Major advantages:

  1. The narrow lower bout means that I can use a violin shoulder rest (a Bonmusica), which fits my quite narrow shoulders like a glove. You know how people are always saying, “Don’t clamp down on the instrument — just let the weight of your head hold it in place!” With the wrong chin and shoulder setup, you can’t do that — but I can do that now.
  2. The chin rest is so comfortable it feels like it’s not even there.
  3. The E string (not my favorite string; I can’t handle that noise for more than a second) means I can play more scales without shifting.
  4. The geared pegs mean I can tune it in about six seconds, and even tune it while bowing.
  5. The weight! It weighs almost nothing, I’m serious. It’s glorious. Part of that may be the hollow scroll, which I love.

Major disadvantages:

  1. Other string players think it’s trashy looking.
  2. I’m concerned about finding a luthier who won’t spit on it, and it does need a better bridge, to be honest.

Between the lighter weight, the shorter string length, and the narrow lower bout enabling me to use a shoulder rest that works, I am able to play for periods of time I would never have been able to manage with Stevie the 16″ viola (you can see the relative sizes in the top picture above). I cannot overstate that enough: I could do almost nothing on Stevie. I couldn’t even play a C Major scale twice without feeling like I was going to die. If I played for more than about two minutes and finally cried uncle and put the thing down, I would stand there stiff and sore and have to sort of readjust myself to having dropped that weight.

With the chola, I play for 15 minutes at a time — and I could go longer — and the second I take it off my shoulder and put it down, it’s as if it was never there. I really still can’t get over it. It’s like taking ankle weights off. It’s amazing.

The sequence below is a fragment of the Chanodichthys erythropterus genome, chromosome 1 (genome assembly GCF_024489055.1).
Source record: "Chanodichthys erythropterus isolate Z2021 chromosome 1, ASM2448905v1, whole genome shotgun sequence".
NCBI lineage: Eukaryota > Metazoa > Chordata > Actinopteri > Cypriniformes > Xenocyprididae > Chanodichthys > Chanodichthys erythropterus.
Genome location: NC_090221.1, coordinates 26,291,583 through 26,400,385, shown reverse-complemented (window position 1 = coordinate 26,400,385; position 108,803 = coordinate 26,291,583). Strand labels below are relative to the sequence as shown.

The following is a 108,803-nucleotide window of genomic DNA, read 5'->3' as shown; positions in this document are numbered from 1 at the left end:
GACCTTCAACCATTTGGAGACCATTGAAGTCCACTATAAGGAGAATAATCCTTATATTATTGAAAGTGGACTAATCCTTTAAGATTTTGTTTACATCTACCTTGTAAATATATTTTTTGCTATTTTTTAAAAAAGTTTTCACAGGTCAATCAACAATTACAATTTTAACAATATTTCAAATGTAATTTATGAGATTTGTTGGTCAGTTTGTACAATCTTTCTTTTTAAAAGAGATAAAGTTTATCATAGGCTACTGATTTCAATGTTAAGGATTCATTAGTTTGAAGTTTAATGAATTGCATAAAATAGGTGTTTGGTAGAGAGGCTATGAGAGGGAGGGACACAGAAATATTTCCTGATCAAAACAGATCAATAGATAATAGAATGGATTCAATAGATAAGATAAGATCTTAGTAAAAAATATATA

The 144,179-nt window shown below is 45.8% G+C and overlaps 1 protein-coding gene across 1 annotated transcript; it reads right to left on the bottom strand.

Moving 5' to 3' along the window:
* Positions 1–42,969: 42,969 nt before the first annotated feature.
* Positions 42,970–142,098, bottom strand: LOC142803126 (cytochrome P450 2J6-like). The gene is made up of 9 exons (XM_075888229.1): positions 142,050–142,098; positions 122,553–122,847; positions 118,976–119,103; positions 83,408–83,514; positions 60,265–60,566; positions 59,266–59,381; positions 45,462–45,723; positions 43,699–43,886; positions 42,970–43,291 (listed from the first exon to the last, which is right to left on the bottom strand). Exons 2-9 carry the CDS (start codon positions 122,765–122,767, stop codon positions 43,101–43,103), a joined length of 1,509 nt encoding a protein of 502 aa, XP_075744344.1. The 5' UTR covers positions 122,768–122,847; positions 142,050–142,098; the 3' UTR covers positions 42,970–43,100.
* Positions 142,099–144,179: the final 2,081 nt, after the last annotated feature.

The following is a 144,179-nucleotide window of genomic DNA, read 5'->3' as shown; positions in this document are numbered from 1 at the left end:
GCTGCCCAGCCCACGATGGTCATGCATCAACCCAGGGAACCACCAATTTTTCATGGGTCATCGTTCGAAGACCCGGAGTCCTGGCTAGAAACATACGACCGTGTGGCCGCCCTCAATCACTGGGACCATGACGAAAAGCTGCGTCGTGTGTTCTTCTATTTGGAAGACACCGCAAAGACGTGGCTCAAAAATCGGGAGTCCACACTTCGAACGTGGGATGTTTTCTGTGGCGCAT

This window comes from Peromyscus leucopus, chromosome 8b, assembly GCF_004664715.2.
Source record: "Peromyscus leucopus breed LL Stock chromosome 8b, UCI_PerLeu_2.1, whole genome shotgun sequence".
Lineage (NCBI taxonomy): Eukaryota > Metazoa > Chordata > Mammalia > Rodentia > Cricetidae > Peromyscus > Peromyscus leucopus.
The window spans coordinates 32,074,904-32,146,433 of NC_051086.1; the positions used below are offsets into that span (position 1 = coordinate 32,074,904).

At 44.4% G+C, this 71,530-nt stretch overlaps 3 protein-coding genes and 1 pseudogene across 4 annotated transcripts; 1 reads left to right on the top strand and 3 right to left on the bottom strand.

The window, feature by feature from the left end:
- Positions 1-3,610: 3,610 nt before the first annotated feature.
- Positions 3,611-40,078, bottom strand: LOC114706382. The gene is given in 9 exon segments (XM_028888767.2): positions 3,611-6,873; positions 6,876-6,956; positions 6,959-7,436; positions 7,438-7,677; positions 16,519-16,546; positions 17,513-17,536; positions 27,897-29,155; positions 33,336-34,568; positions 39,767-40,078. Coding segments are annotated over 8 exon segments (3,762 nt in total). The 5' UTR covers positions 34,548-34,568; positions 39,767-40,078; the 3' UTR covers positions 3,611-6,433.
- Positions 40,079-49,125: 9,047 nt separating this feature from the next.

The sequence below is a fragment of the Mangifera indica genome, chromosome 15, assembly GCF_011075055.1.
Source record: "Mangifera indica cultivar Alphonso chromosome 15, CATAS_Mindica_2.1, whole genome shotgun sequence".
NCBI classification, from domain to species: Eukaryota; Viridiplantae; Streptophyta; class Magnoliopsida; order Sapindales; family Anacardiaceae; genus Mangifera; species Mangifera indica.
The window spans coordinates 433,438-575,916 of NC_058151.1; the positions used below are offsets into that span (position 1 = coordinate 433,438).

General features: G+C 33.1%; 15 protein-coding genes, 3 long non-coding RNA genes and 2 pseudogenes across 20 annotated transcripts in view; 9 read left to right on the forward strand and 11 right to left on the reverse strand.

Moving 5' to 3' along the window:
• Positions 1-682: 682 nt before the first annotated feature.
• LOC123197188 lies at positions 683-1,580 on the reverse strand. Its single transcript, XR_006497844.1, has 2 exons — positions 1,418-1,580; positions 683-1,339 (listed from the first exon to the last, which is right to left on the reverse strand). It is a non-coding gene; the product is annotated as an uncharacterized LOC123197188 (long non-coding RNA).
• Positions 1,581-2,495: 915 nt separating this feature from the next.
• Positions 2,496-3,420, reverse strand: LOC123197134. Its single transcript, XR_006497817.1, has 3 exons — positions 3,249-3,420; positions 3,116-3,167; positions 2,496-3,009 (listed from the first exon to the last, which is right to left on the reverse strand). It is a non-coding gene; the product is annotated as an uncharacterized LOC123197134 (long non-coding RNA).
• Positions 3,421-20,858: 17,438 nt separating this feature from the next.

And because of this, I can stand there with a stable, comfortable instrument on my shoulder that isn’t sliding all over the place or making my neck seize up and making my arm throb, and actually work on problems. I can close my eyes, focus on a relaxed scroll hand, and gently “drop” my fingers into place exactly as my old viola teacher instructed me to, on the pads and not the tips. I can reach a high-3 without getting disoriented, both because I’m not straining for it and because the lesser weight allows me to relax while playing. I can do a scale over and over and over and over slowly and with patience, enjoyment, and satisfaction because I don’t have a finite (and very short) amount of time to work on something before I have to put the thing down. Because of this, my intonation — and my desire to work on it — has improved enormously after one damned weekend. I even have the beginnings of a controllable, comfortable vibrato on my first finger, exactly as you’re supposed to do it — loosen and then rock the first knuckle back once per bow, then twice per bow, then three times, etc.

Actually, I should talk about that process since most of the people who give vibrato advice online have been doing it since they were tiny kids and hence can’t really recall how they learned it. As an adult beginner, I can probably better explain what’s going on and where any confusion lies. (For starters, you NEEEEEEEED a good, comfortable, and stable chin and shoulder rest setup or else it’s not going to happen, along with a very relaxed hand. They are steps zero and one on the path to vibrato.)

I just can’t say how happy I am with this thing. Even having that blasted E string there is nice because it moves the strings I’m really interested in back a bit so they are easier to see. 🙂

Regarding piano stuff, after finishing an album’s worth of music, I immediately got sidetracked into writing piano variations on themes from “Rodelinda,” and so I’ve been doing that instead of really working on recording my stuff. I’ve got three variations on the opener to “Pompe vane di morte” so far in swing, jazz, and schmaltz styles. (We’ll call that swing, jazz, and romantic styles.)

So yes, been busy and thanks to now having an axe that I can actually cope with, I will be busier.